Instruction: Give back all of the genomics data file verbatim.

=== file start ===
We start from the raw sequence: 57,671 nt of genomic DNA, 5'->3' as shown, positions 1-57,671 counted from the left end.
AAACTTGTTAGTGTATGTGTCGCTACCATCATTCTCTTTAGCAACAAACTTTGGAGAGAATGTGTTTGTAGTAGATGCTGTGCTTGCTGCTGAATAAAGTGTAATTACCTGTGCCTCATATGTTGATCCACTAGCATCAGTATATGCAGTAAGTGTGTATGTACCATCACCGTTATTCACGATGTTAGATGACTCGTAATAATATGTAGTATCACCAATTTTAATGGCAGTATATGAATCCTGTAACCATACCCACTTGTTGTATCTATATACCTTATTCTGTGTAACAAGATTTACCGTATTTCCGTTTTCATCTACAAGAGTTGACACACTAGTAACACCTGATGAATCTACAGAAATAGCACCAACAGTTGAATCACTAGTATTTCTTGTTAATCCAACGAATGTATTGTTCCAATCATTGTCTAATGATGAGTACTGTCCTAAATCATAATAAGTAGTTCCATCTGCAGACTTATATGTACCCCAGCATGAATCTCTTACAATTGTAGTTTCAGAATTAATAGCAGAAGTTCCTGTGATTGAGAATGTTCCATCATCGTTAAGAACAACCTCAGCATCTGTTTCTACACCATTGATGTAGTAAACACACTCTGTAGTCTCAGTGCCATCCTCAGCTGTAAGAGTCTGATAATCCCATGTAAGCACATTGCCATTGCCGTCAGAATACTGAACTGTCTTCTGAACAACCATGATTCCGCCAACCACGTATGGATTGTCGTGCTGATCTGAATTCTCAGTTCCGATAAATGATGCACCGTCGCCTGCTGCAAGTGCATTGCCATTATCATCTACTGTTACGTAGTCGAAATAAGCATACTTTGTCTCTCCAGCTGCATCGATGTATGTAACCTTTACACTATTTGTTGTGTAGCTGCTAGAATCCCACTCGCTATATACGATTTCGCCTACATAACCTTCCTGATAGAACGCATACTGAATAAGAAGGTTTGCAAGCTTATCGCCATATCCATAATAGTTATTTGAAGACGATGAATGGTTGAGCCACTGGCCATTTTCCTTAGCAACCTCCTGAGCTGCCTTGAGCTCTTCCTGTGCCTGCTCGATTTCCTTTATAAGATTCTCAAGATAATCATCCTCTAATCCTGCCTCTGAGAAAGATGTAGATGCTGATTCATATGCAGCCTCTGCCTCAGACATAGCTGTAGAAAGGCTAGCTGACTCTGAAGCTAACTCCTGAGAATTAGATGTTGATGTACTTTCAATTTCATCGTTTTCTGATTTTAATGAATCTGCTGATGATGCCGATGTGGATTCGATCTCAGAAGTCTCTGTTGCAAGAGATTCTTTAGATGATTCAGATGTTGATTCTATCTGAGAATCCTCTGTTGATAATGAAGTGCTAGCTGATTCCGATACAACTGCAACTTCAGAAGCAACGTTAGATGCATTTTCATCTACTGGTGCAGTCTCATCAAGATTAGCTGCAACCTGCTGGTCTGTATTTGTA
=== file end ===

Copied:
We start from the raw sequence: 57,671 nt of genomic DNA, 5'->3' as shown, positions 1-57,671 counted from the left end.
AAACTTGTTAGTGTATGTGTCGCTACCATCATTCTCTTTAGCAACAAACTTTGGAGAGAATGTGTTTGTAGTAGATGCTGTGCTTGCTGCTGAATAAAGTGTAATTACCTGTGCCTCATATGTTGATCCACTAGCATCAGTATATGCAGTAAGTGTGTATGTACCATCACCGTTATTCACGATGTTAGATGACTCGTAATAATATGTAGTATCACCAATTTTAATGGCAGTATATGAATCCTGTAACCATACCCACTTGTTGTATCTATATACCTTATTCTGTGTAACAAGATTTACCGTATTTCCGTTTTCATCTACAAGAGTTGACACACTAGTAACACCTGATGAATCTACAGAAATAGCACCAACAGTTGAATCACTAGTATTTCTTGTTAATCCAACGAATGTATTGTTCCAATCATTGTCTAATGATGAGTACTGTCCTAAATCATAATAAGTAGTTCCATCTGCAGACTTATATGTACCCCAGCATGAATCTCTTACAATTGTAGTTTCAGAATTAATAGCAGAAGTTCCTGTGATTGAGAATGTTCCATCATCGTTAAGAACAACCTCAGCATCTGTTTCTACACCATTGATGTAGTAAACACACTCTGTAGTCTCAGTGCCATCCTCAGCTGTAAGAGTCTGATAATCCCATGTAAGCACATTGCCATTGCCGTCAGAATACTGAACTGTCTTCTGAACAACCATGATTCCGCCAACCACGTATGGATTGTCGTGCTGATCTGAATTCTCAGTTCCGATAAATGATGCACCGTCGCCTGCTGCAAGTGCATTGCCATTATCATCTACTGTTACGTAGTCGAAATAAGCATACTTTGTCTCTCCAGCTGCATCGATGTATGTAACCTTTACACTATTTGTTGTGTAGCTGCTAGAATCCCACTCGCTATATACGATTTCGCCTACATAACCTTCCTGATAGAACGCATACTGAATAAGAAGGTTTGCAAGCTTATCGCCATATCCATAATAGTTATTTGAAGACGATGAATGGTTGAGCCACTGGCCATTTTCCTTAGCAACCTCCTGAGCTGCCTTGAGCTCTTCCTGTGCCTGCTCGATTTCCTTTATAAGATTCTCAAGATAATCATCCTCTAATCCTGCCTCTGAGAAAGATGTAGATGCTGATTCATATGCAGCCTCTGCCTCAGACATAGCTGTAGAAAGGCTAGCTGACTCTGAAGCTAACTCCTGAGAATTAGATGTTGATGTACTTTCAATTTCATCGTTTTCTGATTTTAATGAATCTGCTGATGATGCCGATGTGGATTCGATCTCAGAAGTCTCTGTTGCAAGAGATTCTTTAGATGATTCAGATGTTGATTCTATCTGAGAATCCTCTGTTGATAATGAAGTGCTAGCTGATTCCGATACAACTGCAACTTCAGAAGCAACGTTAGATGCATTTTCATCTACTGGTGCAGTCTCATCAAGATTAGCTGCAACCTGCTGGTCTGTATTTGTA